Palais du Rhin
The Palais du Rhin (English: Palace of the Rhine), the former Kaiserpalast (Imperial palace), is a building situated in the German (north-east) quarter of Strasbourg (Neustadt) dominating the Place de la République (the former Kaiserplatz) with its massive dome. A huge building, it and the surrounding gardens, as well as the neighbouring stables, are an outstanding landmark of 19th-century Prussian architecture.
After the Franco-Prussian War, Strasbourg, then German, was faced with the question of an official residence for the Kaiser. The decision was made to create a building symbolic of imperial power, and after much debate, a square Neo-Renaissance design was chosen, remotely inspired by the Palazzo Pitti in Florence. The architect was Hermann Eggert (1844–1920), who had already built, among other things, the Observatory of Strasbourg.
Work began on March 22, 1884 in honour of William I's 87th birthday, and construction took five years. The project received a good deal of criticism, with many questioning the need and use of the building, its appearance, and its price of three million marks.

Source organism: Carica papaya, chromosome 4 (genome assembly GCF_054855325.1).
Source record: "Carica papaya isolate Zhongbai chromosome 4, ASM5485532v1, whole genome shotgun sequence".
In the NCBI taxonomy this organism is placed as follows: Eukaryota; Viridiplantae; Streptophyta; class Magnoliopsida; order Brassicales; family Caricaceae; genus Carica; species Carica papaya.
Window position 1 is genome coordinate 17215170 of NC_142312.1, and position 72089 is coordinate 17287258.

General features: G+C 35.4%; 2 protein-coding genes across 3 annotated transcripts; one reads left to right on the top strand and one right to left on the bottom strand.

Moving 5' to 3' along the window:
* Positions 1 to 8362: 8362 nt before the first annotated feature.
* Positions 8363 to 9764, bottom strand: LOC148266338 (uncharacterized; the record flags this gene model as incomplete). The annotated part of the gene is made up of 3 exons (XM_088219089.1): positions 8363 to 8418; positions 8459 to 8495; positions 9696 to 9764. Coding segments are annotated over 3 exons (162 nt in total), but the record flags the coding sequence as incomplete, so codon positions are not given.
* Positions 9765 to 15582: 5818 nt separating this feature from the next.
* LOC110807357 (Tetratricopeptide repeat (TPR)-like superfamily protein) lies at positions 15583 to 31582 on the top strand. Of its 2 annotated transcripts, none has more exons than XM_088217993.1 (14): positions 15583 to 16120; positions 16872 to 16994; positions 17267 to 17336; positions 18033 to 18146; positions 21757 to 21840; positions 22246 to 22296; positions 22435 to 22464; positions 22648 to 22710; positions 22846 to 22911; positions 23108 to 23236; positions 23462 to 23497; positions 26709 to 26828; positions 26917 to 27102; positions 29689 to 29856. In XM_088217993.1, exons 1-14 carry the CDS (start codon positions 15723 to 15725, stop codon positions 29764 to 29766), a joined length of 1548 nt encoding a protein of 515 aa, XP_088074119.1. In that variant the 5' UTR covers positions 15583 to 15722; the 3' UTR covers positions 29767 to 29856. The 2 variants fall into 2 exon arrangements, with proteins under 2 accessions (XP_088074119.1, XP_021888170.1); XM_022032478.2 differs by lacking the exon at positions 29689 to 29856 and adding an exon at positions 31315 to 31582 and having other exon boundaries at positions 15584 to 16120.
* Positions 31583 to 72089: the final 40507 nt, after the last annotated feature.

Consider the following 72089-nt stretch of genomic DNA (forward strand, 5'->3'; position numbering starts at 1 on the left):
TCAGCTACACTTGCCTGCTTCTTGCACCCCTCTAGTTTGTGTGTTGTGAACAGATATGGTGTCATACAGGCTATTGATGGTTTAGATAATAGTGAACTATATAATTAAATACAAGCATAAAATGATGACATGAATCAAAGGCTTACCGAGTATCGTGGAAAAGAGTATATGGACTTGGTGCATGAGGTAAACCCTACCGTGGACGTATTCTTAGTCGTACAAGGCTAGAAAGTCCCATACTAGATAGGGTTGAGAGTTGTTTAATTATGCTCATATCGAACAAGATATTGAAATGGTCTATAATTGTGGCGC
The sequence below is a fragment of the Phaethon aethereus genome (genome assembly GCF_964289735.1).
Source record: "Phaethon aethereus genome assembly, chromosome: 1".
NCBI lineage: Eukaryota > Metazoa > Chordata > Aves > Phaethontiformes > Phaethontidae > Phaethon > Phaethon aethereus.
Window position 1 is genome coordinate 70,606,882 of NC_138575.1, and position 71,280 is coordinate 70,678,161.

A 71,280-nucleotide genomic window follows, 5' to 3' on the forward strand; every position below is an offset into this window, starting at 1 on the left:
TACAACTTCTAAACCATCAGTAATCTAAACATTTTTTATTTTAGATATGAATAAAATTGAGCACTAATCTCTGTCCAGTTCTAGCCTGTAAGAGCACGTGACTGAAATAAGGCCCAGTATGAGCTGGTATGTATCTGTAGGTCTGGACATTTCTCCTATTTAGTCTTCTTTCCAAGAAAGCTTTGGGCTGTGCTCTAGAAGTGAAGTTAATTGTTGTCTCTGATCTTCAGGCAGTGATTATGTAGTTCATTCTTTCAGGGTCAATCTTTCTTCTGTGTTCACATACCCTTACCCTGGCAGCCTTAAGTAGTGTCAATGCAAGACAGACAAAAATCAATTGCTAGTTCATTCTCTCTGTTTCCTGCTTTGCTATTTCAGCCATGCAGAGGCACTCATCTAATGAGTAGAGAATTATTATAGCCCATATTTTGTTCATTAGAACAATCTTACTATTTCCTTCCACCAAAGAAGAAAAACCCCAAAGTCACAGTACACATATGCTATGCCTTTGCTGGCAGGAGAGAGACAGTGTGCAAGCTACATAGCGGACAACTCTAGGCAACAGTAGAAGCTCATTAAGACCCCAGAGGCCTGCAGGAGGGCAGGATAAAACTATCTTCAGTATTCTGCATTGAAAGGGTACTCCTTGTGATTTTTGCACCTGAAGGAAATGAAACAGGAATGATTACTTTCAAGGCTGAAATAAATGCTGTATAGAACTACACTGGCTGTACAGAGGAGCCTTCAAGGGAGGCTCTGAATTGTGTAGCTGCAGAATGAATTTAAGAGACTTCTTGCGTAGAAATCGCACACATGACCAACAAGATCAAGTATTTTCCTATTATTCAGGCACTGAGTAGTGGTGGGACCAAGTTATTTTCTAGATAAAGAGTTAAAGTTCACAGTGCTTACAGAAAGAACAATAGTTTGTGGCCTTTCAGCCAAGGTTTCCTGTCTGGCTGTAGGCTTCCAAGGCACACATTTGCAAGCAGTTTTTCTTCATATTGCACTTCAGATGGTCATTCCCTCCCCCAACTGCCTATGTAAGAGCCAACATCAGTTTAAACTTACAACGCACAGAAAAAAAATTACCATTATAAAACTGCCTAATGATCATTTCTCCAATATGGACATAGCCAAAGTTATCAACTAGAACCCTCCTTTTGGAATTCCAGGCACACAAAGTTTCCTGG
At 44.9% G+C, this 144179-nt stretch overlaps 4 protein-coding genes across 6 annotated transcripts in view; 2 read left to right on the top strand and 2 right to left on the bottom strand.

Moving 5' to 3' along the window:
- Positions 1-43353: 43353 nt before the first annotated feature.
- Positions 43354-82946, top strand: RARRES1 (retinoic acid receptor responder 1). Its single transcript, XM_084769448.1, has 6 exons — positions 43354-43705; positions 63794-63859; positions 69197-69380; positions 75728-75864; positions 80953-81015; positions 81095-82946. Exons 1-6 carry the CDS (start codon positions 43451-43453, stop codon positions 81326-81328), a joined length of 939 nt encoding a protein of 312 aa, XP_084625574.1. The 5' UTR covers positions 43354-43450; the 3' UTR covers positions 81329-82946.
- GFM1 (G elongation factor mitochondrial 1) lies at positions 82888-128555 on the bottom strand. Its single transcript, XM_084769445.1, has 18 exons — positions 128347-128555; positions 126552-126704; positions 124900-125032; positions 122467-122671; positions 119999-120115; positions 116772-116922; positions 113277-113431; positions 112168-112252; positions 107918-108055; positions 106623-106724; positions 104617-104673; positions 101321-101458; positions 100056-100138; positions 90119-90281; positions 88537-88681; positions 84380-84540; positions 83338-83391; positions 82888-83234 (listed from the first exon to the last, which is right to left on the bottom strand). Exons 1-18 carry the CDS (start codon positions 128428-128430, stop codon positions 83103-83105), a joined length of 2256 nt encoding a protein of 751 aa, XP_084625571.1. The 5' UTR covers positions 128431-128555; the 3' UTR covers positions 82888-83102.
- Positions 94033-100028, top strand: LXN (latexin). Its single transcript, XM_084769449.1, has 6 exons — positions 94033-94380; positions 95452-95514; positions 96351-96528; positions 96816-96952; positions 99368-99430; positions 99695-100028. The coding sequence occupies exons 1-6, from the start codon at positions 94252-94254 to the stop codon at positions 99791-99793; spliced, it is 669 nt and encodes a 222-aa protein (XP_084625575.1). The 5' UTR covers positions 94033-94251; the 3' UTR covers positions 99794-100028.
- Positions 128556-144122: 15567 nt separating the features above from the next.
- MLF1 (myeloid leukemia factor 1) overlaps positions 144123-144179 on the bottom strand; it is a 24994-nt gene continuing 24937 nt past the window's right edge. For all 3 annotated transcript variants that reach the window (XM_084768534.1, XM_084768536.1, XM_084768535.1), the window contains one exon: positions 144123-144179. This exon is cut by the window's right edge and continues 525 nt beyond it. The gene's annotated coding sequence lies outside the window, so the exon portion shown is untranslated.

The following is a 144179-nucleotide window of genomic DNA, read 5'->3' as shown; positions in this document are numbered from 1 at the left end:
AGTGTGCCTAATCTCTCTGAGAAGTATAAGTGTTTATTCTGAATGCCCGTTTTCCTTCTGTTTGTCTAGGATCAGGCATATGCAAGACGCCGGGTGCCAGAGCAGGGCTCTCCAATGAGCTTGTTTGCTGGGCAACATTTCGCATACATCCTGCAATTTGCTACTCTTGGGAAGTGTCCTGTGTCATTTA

Inaugurated by William II in August 1889, the palace housed the emperor for twelve visits down to 1914.
During the First World War, the building was converted into a military hospital and in 1920 it adopted its current name when the oldest of the European institutions, the Central Commission for Navigation on the Rhine, moved in.
In 1923, the palace passed hands to the French state and today houses the department of fine arts and the national furniture of Alsace-Lorraine.
Transformed into the 'Kommandantur' by the Nazis between 1940 and 1945, the building was recaptured by the troops of General Leclerc, who transformed it into their general headquarters. It was there that he wrote his proclamation announcing the realization of his oath at Kufra, proclaiming that he would fight until the French flag flew again over the cathedrals of Strasbourg and Metz.
Threatened with destruction in the 1970s, the palace, classified as monument historique since 1993, also houses the Direction régionale des Affaires culturelles of Alsace (DRAC Alsace).
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